Founded in 1986, Friends of the Inyo is a Bishop, CA-based non-profit conservation organization dedicated to the exploration, preservation, and stewardship of the public lands of the Eastern Sierra. The Eastside's scenic beauty, wild rivers, varied flora and fauna, and abundant opportunities for sustainable recreation are our business—and yours. Through a combination of outreach, education, and advocacy, together we can ensure that this remarkable place is preserved for future generations of people, plants, and animals.
The Inyo National Forest extends 165 miles near the California and Nevada border. It covers about 2 million acres, mostly on the eastern slope of the Sierra Nevada. Elevations range from 4,000' in the Owens Valley to 14,494' at Mt. Whitney, the highest peak in the contiguous United States. Like all national forests, the Inyo is managed for ecosystem health and multiple uses, as directed by Congress. Although most visitors think of the forest for its recreation, the Inyo National Forest is also used for range, timber, minerals, watershed and habitat for fish and wildlife.
The National Park Service preserves unimpaired the natural and cultural resources and values of the National Park System for the enjoyment, education, and inspiration of this and future generations. The Park Service cooperates with partners to extend the benefits of natural and cultural resource conservation and outdoor recreation throughout this country and the world.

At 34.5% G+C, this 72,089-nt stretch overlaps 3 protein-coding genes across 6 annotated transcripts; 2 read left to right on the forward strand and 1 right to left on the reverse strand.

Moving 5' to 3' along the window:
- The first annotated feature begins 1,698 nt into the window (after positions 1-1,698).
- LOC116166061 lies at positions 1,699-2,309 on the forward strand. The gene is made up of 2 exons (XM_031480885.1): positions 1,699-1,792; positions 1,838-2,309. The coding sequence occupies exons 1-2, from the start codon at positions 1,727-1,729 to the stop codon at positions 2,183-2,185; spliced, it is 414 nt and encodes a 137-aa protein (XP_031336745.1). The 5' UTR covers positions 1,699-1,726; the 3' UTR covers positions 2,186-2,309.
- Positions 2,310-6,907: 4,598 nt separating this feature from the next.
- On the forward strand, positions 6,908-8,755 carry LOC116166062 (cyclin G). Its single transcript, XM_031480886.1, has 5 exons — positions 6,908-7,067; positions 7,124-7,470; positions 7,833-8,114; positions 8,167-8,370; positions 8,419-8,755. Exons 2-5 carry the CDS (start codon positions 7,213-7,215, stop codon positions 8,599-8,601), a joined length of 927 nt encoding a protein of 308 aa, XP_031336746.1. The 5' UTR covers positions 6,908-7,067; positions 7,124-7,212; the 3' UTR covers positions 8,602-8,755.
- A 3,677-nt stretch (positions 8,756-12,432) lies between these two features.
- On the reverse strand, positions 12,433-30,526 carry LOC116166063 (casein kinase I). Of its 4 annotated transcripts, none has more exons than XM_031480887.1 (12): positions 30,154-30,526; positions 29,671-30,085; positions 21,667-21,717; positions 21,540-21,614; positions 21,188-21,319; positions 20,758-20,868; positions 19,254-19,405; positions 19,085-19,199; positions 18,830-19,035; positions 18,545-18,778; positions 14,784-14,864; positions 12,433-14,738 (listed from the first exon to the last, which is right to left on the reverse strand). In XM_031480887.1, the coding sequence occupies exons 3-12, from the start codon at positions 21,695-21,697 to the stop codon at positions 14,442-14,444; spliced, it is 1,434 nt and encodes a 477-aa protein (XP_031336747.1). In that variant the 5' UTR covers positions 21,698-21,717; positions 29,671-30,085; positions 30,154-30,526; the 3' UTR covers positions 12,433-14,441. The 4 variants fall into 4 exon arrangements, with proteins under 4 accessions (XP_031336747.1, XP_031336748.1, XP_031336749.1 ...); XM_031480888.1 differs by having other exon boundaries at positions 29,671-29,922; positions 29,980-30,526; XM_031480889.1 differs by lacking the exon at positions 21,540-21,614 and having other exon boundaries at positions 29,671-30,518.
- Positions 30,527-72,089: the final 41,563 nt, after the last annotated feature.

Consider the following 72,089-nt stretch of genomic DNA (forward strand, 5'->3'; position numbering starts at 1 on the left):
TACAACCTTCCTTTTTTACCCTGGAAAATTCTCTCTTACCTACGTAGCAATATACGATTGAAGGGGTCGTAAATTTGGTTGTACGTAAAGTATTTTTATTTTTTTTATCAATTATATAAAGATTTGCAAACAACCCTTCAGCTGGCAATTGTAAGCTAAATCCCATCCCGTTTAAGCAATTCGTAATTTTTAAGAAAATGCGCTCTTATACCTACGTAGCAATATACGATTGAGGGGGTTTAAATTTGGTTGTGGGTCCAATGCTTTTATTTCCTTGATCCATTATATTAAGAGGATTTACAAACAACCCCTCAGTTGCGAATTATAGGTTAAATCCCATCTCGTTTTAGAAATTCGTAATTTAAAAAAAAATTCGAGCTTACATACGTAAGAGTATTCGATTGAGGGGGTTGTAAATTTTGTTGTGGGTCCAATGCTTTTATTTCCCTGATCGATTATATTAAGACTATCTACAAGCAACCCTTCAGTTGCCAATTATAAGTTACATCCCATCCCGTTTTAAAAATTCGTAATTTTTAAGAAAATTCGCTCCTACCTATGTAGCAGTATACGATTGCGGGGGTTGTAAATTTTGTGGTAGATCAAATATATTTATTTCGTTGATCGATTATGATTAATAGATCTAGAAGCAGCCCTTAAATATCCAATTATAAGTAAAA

Point Blue's mission is to conserve birds, other wildlife and ecosystems through science, partnerships, and outreach. They have been assessing changes in our environment and advancing conservation through bird and ecosystem studies since their founding as Point Reyes Bird Observatory in 1965.
Through the support of donors, Yosemite Conservancy provides grants and support to Yosemite National Park to help preserve and protect Yosemite today and for future generations. The work funded by Yosemite Conservancy is visible throughout the park, from trail rehabilitation to wildlife protection and habitat restoration.The Conservancy is dedicated to enhancing the visitor experience and providing a deeper connection to the park through outdoor programs, volunteering and wilderness services. Thanks to dedicated supporters, the Conservancy has provided more than $100 million in grants to Yosemite National Park.